Tag Archive: creative briefs

  1. Creative Briefs: Not Just a Classic Agency Go-To

    This blog post written over a year ago still says true. Creative briefs are a must-do in the world of marketing and advertising. Need proof? Read on…
    Creative briefs aren’t just for the 1950’s Sterling Cooper ad agency, so before you corral your designer/writer/creative wizard for work, stop, take a deep breath and create a creative brief that will help your team produce their greatest work yet. If you’re not sure where to start, let me guide you…
    creative brief meme
    Quick rundown: A creative brief is a document that is used by professionals to help inform and guide a select person or team while creating everything from a visual design like a logo and website, to website copy and photography or video. It is not only helpful for a designer and copywriter, but also for the person who is requesting the creative and for the person that is overseeing it. The brief keeps everyone on the same page and it is a guiding light when the marketing world gets dark…and it really can without a brief.

    When taking a stab at your first creative brief, keep the following in mind:

    • Keep it brief. Creative briefs are meant to be short, sweet and to the point. Try to keep it at a page and provide a synopsis of the following:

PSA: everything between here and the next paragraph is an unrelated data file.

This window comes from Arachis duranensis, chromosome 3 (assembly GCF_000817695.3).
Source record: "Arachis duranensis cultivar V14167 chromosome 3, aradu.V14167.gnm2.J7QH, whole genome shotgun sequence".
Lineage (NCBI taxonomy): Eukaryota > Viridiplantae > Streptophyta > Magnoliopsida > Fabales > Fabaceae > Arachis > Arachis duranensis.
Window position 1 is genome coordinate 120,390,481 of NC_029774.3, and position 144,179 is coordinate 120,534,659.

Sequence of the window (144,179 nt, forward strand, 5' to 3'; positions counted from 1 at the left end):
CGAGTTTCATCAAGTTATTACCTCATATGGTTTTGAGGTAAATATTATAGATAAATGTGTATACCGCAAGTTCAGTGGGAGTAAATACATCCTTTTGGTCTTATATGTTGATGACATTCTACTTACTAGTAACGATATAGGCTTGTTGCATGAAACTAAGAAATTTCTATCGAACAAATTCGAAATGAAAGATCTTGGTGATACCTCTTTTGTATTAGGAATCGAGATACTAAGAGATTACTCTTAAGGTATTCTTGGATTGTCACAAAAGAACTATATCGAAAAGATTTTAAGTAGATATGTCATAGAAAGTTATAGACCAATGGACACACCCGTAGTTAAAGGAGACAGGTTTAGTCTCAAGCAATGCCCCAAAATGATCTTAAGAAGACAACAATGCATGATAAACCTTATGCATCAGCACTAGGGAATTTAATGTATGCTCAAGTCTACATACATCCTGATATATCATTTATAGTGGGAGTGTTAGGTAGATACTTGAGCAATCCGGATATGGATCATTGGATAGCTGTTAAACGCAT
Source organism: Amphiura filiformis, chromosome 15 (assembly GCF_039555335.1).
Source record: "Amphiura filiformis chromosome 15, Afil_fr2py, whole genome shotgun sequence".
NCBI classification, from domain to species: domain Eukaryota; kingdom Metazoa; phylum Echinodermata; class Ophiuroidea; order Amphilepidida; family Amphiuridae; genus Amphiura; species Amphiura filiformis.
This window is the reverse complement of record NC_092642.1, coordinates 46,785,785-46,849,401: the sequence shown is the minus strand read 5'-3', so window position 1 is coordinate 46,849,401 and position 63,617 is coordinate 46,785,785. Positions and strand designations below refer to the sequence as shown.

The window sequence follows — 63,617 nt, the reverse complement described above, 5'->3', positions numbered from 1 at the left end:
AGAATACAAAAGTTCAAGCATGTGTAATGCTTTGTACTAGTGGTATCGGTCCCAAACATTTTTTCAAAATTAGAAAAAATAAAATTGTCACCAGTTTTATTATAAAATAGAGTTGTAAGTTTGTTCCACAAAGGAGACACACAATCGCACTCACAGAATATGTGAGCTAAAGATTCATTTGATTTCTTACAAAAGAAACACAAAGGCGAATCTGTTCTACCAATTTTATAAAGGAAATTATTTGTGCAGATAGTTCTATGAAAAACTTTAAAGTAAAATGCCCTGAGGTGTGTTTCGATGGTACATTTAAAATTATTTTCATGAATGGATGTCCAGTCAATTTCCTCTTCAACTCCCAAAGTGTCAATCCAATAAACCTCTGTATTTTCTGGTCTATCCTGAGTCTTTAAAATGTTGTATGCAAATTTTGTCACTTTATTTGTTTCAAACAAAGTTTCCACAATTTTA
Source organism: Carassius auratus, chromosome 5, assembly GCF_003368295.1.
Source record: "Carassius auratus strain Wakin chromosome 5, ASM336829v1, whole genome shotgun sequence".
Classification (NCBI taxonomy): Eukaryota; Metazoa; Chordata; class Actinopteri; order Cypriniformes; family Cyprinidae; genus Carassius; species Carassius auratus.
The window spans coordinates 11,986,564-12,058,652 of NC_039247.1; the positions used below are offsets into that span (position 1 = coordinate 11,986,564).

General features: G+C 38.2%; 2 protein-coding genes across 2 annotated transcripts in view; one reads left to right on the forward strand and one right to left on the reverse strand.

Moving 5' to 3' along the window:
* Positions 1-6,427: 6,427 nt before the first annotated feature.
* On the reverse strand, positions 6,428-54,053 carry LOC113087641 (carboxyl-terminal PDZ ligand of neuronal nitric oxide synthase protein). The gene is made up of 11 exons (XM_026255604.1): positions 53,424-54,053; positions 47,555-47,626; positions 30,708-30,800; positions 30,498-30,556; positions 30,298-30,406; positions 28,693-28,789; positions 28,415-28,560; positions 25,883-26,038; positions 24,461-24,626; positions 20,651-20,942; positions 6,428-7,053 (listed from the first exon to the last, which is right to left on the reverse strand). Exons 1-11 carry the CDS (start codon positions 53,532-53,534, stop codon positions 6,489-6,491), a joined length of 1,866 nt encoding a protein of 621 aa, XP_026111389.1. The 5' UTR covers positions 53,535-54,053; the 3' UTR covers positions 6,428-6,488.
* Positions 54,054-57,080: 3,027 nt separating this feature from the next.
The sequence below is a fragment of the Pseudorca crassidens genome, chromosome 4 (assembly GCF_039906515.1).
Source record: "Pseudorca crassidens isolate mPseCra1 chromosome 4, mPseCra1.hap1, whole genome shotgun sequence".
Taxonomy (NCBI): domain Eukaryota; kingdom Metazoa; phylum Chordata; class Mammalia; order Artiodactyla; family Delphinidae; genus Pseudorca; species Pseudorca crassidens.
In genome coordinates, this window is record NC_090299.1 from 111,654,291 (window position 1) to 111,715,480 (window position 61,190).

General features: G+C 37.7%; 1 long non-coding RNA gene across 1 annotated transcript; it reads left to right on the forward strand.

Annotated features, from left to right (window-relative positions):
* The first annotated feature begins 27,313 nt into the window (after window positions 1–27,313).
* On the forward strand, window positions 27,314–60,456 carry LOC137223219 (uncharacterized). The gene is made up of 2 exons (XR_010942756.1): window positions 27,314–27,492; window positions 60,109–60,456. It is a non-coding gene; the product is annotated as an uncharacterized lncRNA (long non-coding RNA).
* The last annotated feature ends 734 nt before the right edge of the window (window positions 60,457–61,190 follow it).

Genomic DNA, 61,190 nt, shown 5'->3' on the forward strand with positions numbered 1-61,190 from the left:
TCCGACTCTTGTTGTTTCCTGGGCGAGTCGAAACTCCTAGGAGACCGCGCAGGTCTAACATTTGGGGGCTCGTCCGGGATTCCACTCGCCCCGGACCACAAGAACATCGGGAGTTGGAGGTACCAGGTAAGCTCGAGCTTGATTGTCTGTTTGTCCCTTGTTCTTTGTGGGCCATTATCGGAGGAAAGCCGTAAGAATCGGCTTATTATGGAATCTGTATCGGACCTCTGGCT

• Project breakdown
      • Big picture snapshot of the client (who they are, their attitude and tone)
      • Audience breakdown
      • Project objective
      • Design and detail inspiration (include keywords, links to inspirational images, websites, content and feel free to even include designs and details the client doesn’t like so your designer and/or copywriter knows what to avoid)
    • Inspire. Although the brief is meant to guide and inform, make sure that you, as the brand ambassador, inspire! When you have created your brief and received the a-okay on it, sit down with your team and challenge them with thought-provoking questions. What do they foresee to be challenges within the project? What do they envision for the end product? What inspires them when reading the brief? Get the group talking and roundtable it. When the juices start a flowin’, no one will be thirsty for ideas.

    When you have a creative brief, the benefits are clear:

    • A brief helps everyone that has a hand in the project stay on the same page.
    • It keeps the objectives on the forefront for all, which in turn supports the creative made.
    • Expectations are clear with no grey area, as all involved parties agreed to the brief.
    • Approval rounds tend to be shorter, as direction was agreed upon from the beginning and during the course of production, designers can ask themselves “Does this achieve the goal? or “Is this solving their problem?”, if not, they can start over and if so, they can keep on keepin’ on! This keeps costs down and everyone happy.
    •  At the end of the day, quality work is produced that is loved by all.

    In short, creative briefs are a must. Do it and you won’t regret it.

    creative brief meme

  2. All’s Well That Begins Well: Learning to Love the Creative Brief